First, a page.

Ecclesiastical court judgments – November

Review of the ecclesiastical court judgments during November 2019

This month’s consistory court judgments have included:

Also included below is a summary of the findings of a Clergy Disciplinary tribunal, a schedule agreed by the High Court in relation to collective worship at Burford Primary School, and recent CFCE determinations.

Reordering, extensions & other building works

Other building works, including re-roofing

Re St. Michael and All Angels Brimington [2019] ECC Der 5 The petitioners sought to introduce a new heating system, replacing the boiler, fan convector heaters and panel radiators with new items, together with underfloor heating in certain areas; also to remove the remaining pews and pew platforms from the nave and aisles, and introduce of chairs. They further wished to demolish a disused stone chimney stack associated with an old heating system that protrudes through the vestry roof, for which planning permission had been granted by the Chesterfield Borough on 12th November 2018 [1]. The project was cost at £110,000 Inc. VAT, to be funded from a substantial grant by the recycling company Viridor, and from the church’s available resources.

It was proposed that the heavier existing chairs would be brought to the front of the nave and any new stackable seating (the type proposed being the ‘Alpha’ chair) would be deployed behind.

The Chancellor noted [7]

“In summary, it appears to be a spacious building of good proportions, well-designed and proportioned. When listed in 1997 it was said to have retained a unity of design, and was a good example of the relatively plain architectural style popular before the ecclesiological revival of the mid-19th Century. The removal of some of the pews in the re-ordering of 2007, whatever the benefits of that, must have already altered that assessment to a degree”.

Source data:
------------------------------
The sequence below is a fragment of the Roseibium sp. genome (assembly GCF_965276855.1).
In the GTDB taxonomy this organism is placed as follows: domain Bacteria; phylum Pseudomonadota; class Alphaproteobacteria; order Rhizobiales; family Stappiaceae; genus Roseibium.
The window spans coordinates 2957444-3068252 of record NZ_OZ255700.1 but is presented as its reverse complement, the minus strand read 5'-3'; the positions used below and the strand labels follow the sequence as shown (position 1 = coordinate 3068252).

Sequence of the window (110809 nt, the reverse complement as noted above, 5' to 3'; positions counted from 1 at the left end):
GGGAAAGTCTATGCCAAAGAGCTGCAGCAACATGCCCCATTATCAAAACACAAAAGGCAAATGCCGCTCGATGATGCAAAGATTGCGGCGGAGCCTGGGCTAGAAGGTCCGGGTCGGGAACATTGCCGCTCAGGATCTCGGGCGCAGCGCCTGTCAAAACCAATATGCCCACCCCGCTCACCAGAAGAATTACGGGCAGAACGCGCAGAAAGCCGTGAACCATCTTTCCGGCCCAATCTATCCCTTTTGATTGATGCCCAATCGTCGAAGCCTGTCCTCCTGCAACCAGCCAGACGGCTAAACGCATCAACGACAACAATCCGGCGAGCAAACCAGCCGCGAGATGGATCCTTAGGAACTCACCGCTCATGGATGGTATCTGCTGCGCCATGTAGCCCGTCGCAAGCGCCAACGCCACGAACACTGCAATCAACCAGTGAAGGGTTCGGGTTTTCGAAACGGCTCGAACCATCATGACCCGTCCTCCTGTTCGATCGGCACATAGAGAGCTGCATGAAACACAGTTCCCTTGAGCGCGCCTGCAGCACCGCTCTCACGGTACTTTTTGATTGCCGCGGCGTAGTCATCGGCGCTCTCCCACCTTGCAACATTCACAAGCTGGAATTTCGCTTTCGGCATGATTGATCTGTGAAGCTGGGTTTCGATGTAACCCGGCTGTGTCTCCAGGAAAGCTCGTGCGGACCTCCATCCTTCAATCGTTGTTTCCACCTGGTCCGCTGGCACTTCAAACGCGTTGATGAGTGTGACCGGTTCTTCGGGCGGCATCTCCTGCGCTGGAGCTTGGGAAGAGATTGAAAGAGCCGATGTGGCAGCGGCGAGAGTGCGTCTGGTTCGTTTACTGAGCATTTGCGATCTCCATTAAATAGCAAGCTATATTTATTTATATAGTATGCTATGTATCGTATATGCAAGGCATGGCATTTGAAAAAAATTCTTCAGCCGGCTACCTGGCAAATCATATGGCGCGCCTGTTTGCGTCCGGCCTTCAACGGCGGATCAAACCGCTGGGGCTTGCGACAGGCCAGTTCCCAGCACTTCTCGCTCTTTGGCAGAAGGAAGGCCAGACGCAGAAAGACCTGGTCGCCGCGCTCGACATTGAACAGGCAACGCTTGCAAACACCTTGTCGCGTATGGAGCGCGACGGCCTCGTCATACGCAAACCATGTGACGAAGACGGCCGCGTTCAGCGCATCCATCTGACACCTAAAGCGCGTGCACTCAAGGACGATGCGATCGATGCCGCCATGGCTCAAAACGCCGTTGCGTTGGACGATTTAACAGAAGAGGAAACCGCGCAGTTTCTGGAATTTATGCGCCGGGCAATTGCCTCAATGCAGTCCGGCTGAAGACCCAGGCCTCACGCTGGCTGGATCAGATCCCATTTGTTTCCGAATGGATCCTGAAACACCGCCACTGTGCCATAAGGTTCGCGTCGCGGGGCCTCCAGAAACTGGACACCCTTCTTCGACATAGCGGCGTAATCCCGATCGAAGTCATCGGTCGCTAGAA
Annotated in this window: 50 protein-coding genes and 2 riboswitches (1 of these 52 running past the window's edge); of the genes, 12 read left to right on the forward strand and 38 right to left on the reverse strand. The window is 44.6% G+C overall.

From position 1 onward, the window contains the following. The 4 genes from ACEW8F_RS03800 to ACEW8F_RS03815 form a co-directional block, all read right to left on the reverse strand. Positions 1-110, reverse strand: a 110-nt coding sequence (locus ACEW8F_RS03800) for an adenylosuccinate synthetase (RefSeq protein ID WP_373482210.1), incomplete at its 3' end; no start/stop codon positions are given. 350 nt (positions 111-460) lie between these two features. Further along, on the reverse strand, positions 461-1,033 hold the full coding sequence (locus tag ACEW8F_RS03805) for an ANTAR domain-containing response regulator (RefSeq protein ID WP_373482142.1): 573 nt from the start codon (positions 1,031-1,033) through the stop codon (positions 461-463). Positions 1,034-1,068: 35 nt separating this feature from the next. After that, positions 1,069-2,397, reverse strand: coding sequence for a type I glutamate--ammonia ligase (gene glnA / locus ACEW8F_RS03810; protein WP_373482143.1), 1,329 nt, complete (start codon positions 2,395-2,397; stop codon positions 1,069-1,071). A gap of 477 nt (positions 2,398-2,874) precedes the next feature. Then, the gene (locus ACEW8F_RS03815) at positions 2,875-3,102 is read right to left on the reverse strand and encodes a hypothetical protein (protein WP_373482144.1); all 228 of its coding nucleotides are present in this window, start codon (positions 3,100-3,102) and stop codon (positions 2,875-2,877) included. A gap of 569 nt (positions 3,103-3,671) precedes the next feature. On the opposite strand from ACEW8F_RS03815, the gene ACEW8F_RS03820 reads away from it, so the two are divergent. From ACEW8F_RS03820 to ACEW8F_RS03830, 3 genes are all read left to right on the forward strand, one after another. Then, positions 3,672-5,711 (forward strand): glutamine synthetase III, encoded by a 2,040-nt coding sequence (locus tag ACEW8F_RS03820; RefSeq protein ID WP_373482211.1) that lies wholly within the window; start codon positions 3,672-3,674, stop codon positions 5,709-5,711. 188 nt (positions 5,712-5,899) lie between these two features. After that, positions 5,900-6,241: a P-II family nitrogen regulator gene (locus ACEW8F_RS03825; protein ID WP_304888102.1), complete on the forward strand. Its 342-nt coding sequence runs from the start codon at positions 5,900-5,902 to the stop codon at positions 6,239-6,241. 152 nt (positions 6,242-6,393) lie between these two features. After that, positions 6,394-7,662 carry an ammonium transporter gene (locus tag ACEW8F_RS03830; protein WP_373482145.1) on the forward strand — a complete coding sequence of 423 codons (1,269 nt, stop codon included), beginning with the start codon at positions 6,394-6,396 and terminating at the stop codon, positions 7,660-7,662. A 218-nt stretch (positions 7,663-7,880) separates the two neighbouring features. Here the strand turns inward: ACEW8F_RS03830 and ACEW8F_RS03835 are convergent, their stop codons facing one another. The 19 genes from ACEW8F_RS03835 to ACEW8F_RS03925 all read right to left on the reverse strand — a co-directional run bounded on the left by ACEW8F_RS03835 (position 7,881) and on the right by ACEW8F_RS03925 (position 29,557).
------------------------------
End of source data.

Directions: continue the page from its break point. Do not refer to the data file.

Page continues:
The Chancellor observed:

“]19]. I can well see that having members of the congregation gravitate to the more comfortable existing upholstered chairs behind the blocks of pews (in stereo-typical Anglican fashion) will not assist a sense of unity in the worshipping congregation. The pews are not of major historic significance, and are described as ‘very worn’ by Professor Spencer after her visit …

“[20]. I pay little attention to the mismatch between chairs as existing and the remaining pews. The earlier re-ordering was doubtless put forward for good reason by the church leadership 12 years ago, probably in an effort to provide more space after services for people to mix and have coffee, and so on. They cannot complain about one of the down-sides of that now.”

Assessing the proposals against the “Duffield Questions”, Re St. Alkmund, Duffield [2013] Fam 158, he determined that the pews were not of major historic significance and that the needs of the worshipping congregation would be better served by modern, flexible seating, that would also allow wider use of the building by other groups and organisations. Faculty granted. [Re St. Michael and All Angels Brimington [2019] ECC Der 5] [Back] [Top]

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Removal and replacement of pews &c